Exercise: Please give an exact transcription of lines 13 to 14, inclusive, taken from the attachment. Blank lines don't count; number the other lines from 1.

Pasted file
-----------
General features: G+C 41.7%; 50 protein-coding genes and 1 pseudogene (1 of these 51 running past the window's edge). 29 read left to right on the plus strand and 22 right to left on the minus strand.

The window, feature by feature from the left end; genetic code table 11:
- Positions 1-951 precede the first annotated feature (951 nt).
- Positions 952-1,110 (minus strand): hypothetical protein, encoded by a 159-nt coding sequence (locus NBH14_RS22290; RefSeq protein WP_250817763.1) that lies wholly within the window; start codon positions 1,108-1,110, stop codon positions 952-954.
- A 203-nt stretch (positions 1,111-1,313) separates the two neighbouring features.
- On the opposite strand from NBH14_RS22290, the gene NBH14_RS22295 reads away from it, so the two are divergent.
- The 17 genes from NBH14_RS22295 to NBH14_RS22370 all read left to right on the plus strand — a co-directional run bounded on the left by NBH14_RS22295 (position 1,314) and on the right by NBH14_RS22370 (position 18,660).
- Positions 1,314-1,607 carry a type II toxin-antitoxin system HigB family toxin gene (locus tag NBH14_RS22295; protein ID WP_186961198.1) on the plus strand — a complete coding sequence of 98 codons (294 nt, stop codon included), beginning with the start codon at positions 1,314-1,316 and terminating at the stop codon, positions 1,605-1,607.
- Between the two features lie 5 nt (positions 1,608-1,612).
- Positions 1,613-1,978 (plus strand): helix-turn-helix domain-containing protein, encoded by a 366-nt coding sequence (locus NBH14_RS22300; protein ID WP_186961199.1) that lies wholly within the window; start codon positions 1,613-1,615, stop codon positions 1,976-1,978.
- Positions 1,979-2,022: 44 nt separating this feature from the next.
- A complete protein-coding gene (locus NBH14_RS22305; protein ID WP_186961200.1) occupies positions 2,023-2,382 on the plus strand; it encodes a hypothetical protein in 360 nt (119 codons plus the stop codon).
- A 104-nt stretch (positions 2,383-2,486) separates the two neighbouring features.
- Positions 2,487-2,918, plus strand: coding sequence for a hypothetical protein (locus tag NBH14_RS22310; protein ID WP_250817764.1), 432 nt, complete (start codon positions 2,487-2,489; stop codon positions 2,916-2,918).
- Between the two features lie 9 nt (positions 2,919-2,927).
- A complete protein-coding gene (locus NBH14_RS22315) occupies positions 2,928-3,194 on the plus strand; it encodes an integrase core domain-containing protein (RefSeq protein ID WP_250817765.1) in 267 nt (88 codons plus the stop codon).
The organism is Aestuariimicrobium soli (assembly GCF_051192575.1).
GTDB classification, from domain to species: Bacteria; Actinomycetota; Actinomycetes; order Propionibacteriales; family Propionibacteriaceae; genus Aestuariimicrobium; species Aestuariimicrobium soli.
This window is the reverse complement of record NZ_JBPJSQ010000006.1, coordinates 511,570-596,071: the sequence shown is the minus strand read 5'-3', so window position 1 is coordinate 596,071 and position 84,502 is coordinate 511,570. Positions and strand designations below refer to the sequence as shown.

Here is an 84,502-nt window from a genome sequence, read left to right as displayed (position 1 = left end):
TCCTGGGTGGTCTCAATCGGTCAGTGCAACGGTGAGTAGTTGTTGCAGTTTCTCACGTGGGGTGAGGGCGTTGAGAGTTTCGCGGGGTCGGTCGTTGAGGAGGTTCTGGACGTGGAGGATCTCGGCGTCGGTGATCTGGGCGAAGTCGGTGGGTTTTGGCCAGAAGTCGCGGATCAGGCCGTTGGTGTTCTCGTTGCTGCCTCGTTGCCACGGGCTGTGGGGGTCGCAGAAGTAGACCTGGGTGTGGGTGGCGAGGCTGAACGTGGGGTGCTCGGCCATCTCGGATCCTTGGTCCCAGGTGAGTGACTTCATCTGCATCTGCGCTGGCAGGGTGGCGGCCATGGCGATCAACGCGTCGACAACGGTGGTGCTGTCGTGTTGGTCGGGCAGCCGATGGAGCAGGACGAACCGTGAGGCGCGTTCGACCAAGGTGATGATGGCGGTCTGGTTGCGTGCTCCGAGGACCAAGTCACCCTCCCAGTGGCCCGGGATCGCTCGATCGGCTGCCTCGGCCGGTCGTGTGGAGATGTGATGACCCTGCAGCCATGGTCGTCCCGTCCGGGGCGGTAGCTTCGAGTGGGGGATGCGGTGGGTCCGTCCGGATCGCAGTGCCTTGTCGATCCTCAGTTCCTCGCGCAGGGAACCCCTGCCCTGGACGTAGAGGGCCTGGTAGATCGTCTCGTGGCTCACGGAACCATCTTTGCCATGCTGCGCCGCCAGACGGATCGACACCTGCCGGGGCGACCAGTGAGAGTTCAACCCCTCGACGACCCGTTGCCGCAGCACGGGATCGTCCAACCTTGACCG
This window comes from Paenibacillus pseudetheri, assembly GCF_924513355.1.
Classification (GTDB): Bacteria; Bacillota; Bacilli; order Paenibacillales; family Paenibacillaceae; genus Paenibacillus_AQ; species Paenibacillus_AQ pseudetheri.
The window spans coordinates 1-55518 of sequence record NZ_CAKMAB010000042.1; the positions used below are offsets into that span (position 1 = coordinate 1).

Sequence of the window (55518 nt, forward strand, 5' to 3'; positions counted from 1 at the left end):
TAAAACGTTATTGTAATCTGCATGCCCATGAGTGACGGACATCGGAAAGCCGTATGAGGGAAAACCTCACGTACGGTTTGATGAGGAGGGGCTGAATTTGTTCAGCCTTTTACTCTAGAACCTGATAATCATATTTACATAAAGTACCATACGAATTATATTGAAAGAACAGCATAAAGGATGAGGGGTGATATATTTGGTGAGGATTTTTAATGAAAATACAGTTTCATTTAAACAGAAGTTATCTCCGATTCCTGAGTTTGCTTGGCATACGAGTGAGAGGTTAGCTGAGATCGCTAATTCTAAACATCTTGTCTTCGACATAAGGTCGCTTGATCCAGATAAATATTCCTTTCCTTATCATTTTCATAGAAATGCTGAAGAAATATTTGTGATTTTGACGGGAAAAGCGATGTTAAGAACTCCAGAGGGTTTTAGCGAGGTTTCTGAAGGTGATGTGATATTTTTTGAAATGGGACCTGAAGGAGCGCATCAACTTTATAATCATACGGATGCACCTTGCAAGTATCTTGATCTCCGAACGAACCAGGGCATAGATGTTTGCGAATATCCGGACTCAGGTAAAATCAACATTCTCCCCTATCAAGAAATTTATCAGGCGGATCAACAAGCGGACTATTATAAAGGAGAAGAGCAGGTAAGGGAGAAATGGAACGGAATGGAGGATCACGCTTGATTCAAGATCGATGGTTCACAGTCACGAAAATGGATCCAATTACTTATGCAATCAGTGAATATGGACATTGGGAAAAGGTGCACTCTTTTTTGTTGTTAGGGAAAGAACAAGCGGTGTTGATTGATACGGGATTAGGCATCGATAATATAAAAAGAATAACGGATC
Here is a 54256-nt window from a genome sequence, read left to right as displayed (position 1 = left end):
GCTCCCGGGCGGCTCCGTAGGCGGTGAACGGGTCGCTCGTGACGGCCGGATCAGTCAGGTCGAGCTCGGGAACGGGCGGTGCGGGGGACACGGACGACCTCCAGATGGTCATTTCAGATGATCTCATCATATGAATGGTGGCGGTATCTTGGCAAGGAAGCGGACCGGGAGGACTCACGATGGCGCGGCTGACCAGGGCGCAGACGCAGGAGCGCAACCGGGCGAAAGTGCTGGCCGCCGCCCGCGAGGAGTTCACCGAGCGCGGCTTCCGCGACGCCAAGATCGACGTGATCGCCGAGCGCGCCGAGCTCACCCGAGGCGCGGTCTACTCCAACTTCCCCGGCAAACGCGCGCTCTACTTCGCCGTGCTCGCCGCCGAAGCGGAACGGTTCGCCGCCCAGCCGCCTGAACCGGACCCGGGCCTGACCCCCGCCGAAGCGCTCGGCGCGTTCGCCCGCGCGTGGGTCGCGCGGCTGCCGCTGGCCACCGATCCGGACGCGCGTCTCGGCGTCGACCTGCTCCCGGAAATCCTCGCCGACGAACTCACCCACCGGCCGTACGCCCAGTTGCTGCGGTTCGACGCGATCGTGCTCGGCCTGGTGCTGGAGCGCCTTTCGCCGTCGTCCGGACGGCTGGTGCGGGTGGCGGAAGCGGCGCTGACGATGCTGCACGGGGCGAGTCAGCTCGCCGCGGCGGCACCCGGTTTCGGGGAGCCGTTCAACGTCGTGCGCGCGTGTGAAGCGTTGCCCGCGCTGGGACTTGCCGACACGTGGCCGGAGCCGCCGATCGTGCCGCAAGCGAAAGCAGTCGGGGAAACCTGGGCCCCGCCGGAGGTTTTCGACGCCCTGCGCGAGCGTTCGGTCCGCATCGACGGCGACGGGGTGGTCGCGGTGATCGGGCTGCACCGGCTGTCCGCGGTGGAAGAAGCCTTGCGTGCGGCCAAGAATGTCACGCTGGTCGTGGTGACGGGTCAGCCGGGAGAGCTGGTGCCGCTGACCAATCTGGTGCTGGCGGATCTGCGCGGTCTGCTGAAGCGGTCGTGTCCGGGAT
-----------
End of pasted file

- A 104-nt stretch (positions 2,383-2,486) separates the two neighbouring features.
- Positions 2,487-2,918, plus strand: coding sequence for a hypothetical protein (locus tag NBH14_RS22310; protein ID WP_250817764.1), 432 nt, complete (start codon positions 2,487-2,489; stop codon positions 2,916-2,918).